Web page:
Alzheimer’s Disease and Spirochetosis: A Causal Relationship
by Judith Miklossy, MD, PhD, DSc on 27 February 2017
The World Health Organization  has declared dementia as public health priority. Alzheimer’s disease (AD) is the most frequent cause of dementia. The challenges to governments to respond to the growing number of people with dementia are substantial. Tremendous efforts have been made in research during the last four decades highlighting important aspects of the pathogenesis of AD, but if the cause of AD is not defined, and treatments to prevent the disease are not provided, the world will face an unprecedented health-care problem by the middle of the century.
The idea that infectious agents might be involved in AD is not new. In 1910, Oskar Fischer suggested that senile plaques are reminiscent of bacterial colonies but the cultivation of microorganisms remained unsuccessful . The concept that a slow-acting unconventional infectious agent acquired at an early age and requiring decades to become active might be involved in AD, was never discarded. Renowned AD researchers encouraged research in this direction [3,4]. Spirochetes are such unconventional infectious agents with these capabilities.
The occurrence of dementia in late stage syphilis demonstrates that chronic spirochetal infection can cause dementia. The strongest evidence that spirochetes play a causal role in the etiology of AD is derived from observations and illustrations made by hundreds of scientists during the last century . Treponema pallidum, the causative agent of syphilitic dementia, reproduces all the clinical and pathological hallmarks, which are necessary for the definite diagnosis of AD, including amyloid-β (Aβ) deposition . Individual spirochetes and spirochetal colonies accumulating in the cerebral cortex in syphilitic dementia cannot be distinguished from curly fibers and senile plaques. Each curly fiber corresponds to a single spirochete and each senile plaque to a spirochetal colony. These historic observations clearly indicate that it is our obligation to explore this path as it might bring cutting-edge solutions to help the patients and prevent AD.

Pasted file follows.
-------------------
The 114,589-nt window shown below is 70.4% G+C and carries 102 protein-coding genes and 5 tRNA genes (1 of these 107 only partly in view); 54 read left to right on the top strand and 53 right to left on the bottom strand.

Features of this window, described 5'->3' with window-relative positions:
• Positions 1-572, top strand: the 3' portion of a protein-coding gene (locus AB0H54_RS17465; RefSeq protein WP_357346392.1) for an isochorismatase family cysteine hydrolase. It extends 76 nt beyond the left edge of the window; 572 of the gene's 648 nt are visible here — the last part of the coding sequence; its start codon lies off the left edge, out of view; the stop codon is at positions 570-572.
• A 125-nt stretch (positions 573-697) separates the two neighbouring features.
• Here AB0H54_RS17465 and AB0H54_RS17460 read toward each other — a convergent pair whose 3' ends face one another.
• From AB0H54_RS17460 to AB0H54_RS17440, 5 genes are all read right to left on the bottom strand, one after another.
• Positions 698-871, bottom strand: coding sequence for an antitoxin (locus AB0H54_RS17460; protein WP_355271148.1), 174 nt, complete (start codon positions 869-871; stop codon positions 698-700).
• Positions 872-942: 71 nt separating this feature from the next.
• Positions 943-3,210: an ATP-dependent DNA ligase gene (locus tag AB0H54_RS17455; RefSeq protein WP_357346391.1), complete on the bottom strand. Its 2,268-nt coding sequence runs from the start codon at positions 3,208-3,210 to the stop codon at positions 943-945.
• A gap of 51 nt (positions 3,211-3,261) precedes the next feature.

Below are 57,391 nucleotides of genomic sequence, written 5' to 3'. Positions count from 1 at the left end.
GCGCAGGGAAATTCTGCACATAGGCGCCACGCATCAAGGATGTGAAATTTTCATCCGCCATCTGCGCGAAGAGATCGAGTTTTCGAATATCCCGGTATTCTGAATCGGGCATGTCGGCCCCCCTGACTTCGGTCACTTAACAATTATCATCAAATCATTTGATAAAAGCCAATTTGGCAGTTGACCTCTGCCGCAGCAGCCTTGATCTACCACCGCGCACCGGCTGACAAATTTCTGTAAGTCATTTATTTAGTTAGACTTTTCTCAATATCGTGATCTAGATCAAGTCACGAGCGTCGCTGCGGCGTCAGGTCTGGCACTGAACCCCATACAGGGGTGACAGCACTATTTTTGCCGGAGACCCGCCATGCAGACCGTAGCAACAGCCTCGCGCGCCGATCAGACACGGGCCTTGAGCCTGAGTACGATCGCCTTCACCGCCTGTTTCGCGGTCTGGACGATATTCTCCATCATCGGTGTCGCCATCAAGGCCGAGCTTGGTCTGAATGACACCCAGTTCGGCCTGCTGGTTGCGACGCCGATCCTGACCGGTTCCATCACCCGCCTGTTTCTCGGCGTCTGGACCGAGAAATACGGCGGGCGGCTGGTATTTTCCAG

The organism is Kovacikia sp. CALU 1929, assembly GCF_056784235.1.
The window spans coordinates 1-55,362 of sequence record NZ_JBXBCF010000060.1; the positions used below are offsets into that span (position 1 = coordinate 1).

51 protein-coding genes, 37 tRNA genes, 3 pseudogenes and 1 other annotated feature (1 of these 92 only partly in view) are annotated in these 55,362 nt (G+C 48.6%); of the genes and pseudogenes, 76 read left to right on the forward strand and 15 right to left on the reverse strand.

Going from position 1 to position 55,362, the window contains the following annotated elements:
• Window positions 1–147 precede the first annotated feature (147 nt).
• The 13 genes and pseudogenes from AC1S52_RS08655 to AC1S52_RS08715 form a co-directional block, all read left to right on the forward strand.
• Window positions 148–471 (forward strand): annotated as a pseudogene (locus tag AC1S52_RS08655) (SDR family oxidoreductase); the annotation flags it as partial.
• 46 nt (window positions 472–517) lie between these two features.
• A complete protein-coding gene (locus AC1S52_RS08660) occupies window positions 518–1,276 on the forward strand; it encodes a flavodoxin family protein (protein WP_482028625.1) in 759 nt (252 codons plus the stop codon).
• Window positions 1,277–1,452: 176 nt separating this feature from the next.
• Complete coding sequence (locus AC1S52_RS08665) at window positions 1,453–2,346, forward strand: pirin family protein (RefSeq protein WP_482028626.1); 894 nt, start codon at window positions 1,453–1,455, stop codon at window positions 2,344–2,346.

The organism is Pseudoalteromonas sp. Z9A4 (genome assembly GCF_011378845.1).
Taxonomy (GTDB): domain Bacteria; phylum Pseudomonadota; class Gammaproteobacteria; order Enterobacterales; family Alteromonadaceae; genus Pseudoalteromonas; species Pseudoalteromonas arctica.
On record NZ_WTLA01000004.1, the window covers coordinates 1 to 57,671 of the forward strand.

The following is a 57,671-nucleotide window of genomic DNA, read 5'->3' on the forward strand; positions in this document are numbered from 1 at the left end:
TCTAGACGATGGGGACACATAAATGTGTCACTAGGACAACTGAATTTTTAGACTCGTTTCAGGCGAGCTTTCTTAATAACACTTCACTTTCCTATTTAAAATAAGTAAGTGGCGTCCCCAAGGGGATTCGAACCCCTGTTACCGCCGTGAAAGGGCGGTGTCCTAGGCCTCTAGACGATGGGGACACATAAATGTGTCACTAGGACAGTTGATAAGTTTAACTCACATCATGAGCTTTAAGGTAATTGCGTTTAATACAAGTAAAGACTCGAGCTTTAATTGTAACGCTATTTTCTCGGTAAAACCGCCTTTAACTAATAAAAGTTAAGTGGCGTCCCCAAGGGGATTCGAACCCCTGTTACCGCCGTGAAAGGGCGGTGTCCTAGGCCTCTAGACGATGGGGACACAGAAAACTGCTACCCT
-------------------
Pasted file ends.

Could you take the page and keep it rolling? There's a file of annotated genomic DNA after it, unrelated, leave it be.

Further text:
Recent observations also demonstrate the proliferation of spirochetes in the brain, cerebrospinal fluid, and blood of neuropathologically-confirmed definite AD patients, and in the blood of living patients with clinically diagnosed probable AD [6-8]. We have detected spirochetes in 100% of AD patients, and they were absent in controls without any AD-type changes. Spirochetes were also present in moderate number, in preclinical stages of AD. Borrelia burgdorferi, the causative agent of Lyme disease, was detected and cultivated from the AD brain by several authors [9-11] and was 14 times more frequent in AD than in controls . Oral treponemes are predominant periodontal pathogens, and were present in more than 90% of AD patients analyzed . Spirochetes induced AD-type lesions, and increased APP, Aβ, and phosphorylated tau levels were also observed in vitro in primary mammalian neuronal and glial cells and organotypic cultures .
Why spirochetes? The “curly” pathological filaments accumulating in the brain in AD indicates that the main invading pathogen should be helically shaped, in order to reproduce the filamentous pathology of AD. There are many spirochetes in the human body and they are strongly neurotropic. Various species of Borrelia and Treponema can infect the human. Oral treponeme spirochetes are predominant periodontal pathogens, and various intestinal and urogenital spirochetes also occur in the human body. The majority of these spirochetes were previously considered as commensal, however, 8 of the 60 oral Treponema species  revealed to be invasive [12,15], including Treponema denticola, which was first likely discovered by Leuwenhook 300 years ago.